I have been diligently working on this mixed media piece for the last few weeks. It was commissioned by a friend and collector whose mother owned this lovely Japanese fishbowl planter filled with a similar white orchid in her home years ago. When she recently passed away, I was asked to paint this work to evoke a special memory. It was an honor to do so.
An exquisite, large white phalaenopsis orchid placed in the original fishbowl planter has been living in our front window while I carefully transcribed the details of the pot and the orchid's arch. The large blossoms of this flower are stunning white with yellow-red centers and a gorgeous purple tinge framing the outer petals. I loved working from the live plant as there were so many details that do not show in a photograph!
The origin of the planter is unknown but it looks very much like the Japanese Imari style of porcelain that was made during the late 17th and early 18th century. The boldly colorful style derives its name from the port of Imari near Arita where the porcelain pieces were exported to European and Chinese buyers. In the 1800s the Imari style became popular and many variations were made. At this point, the style was influenced by Indian aesthetics fusing Indian and Japanese style. English porcelain companies followed, absorbing this style into their collections. The Chinese also adopted the Imari style and began making "Chinese Imari" for European collectors. Since then, many decorative copies of Imari style have been found in both China and Europe.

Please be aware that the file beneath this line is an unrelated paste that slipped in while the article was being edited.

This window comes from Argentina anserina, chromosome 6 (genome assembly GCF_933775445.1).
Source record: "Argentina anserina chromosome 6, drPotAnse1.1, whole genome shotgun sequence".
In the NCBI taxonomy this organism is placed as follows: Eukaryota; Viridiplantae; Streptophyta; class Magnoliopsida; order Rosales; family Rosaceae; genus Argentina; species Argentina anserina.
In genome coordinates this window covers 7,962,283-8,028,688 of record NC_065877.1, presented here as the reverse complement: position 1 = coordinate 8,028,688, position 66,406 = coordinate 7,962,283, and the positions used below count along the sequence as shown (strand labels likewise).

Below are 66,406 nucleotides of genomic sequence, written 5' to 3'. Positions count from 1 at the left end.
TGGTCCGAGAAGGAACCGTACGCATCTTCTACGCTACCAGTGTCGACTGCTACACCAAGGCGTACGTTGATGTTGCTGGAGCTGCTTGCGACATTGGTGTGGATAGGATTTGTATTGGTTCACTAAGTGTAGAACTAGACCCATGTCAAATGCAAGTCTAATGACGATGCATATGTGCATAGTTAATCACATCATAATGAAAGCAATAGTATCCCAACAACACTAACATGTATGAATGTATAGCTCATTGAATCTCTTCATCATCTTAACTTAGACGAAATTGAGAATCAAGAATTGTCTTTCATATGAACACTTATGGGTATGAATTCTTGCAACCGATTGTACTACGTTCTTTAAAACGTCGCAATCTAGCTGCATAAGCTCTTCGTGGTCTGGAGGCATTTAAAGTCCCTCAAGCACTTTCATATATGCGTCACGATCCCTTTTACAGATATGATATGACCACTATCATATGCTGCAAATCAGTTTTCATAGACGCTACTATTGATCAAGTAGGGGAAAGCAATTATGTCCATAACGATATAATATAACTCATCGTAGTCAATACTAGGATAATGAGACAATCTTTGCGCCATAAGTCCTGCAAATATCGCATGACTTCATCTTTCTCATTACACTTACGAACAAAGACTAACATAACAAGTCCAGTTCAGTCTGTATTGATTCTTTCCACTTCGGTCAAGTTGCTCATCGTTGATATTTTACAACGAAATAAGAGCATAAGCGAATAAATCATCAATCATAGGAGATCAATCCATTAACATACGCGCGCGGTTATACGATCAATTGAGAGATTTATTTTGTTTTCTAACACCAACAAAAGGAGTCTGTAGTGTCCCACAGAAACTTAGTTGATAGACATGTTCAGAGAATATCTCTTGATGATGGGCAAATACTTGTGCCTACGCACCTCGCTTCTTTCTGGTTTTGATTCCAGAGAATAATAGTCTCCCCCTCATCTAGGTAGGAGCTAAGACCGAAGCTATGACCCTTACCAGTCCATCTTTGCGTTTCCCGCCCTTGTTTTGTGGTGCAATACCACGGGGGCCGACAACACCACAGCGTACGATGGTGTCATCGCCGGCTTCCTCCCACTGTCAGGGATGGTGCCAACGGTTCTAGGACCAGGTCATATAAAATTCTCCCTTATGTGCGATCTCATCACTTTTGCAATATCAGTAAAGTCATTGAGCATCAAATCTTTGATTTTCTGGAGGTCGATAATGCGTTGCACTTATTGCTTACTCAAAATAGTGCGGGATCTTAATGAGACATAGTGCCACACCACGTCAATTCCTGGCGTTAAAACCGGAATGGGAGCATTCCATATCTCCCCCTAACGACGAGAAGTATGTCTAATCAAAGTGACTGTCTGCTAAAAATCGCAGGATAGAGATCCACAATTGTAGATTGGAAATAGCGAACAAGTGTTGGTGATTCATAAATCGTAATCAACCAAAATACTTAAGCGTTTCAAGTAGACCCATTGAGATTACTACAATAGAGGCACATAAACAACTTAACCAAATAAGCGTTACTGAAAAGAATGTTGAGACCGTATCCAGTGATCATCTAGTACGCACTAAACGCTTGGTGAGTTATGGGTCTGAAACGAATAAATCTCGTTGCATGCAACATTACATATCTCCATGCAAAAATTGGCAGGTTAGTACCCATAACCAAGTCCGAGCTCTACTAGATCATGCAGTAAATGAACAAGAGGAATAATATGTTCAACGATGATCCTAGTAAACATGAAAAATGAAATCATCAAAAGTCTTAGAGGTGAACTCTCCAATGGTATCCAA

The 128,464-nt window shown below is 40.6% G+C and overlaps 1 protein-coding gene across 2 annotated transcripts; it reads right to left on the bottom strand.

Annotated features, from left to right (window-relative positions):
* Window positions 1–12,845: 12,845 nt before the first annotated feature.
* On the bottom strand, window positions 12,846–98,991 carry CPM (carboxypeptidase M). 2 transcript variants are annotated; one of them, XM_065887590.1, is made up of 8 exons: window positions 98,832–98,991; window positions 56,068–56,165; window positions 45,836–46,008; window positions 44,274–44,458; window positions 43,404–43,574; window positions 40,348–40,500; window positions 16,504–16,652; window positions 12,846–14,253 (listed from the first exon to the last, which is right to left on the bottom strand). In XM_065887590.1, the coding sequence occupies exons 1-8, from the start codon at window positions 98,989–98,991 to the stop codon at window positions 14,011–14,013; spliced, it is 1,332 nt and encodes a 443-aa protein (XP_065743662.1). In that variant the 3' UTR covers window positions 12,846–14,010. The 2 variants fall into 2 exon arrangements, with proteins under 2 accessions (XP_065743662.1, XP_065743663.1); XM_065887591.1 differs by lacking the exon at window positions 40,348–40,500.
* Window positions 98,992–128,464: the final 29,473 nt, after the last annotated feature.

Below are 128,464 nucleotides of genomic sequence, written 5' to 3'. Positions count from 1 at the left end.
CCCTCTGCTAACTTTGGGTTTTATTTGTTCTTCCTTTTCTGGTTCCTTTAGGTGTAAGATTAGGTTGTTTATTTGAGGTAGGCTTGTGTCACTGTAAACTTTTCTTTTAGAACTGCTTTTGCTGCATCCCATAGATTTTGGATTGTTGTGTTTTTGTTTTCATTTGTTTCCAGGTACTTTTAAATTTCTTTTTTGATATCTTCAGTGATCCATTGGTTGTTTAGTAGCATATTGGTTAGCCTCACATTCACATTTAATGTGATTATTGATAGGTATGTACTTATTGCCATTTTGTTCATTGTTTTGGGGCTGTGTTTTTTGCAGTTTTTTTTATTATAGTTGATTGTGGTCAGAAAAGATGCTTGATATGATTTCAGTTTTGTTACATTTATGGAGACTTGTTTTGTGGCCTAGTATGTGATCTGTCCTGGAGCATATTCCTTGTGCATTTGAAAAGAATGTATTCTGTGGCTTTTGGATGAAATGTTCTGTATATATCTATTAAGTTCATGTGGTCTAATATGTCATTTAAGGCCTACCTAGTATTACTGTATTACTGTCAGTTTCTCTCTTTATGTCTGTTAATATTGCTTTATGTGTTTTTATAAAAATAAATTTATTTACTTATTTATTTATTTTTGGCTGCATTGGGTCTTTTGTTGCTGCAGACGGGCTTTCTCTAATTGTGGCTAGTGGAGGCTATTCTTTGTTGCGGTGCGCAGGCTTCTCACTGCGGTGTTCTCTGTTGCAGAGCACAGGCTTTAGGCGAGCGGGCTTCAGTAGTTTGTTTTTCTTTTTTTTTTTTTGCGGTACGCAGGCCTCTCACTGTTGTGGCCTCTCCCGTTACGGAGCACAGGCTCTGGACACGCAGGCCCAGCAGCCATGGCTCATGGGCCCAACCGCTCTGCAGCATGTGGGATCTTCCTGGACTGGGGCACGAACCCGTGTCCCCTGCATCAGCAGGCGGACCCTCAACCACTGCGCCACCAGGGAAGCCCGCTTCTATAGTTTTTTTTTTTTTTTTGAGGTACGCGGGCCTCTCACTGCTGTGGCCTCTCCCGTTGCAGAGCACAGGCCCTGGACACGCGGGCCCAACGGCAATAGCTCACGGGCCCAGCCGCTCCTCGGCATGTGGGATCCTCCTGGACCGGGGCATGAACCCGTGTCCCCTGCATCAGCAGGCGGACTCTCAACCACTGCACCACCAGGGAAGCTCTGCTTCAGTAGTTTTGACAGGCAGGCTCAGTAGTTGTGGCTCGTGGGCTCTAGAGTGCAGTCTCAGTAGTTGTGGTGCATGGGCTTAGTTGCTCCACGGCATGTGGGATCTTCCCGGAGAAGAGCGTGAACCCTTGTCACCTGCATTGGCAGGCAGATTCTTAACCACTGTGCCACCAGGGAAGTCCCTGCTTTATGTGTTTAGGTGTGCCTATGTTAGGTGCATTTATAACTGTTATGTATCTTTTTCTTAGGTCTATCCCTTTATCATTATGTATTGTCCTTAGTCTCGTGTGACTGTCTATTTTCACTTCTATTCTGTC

Imari style porcelain is characterized by blue underglaze with red and gold overglaze. The chrysanthemum motif seen on this pot is very common in Imari ware as it symbolizes autumn and was the imperial crest. This colorful and ornate koi fish, a Japanese symbol of love and friendship, appears as the central motif in this piece. The sinuous lines of the surrounding water and curvilinear patterns throughout the bowl bring a sense of movement to the design. Decorated with swimming fish, the interior of this pot indicates its original use as a container for goldfish. Today many decorative ceramic pots like this are made to resemble antique fishbowls.
The completed piece is a 16x 20 mixed media painting, created with watercolor, colored pencil, decorative papers, and ribbons. It is accented with gold and silver metallic line work and adorned with dark blue opalescent beads.
For more information on Japanese Imari Porcelain, see The Victoria and Albert Museum's article on Japanese ceramic styles, and Wikipedia on Imari Porcelain.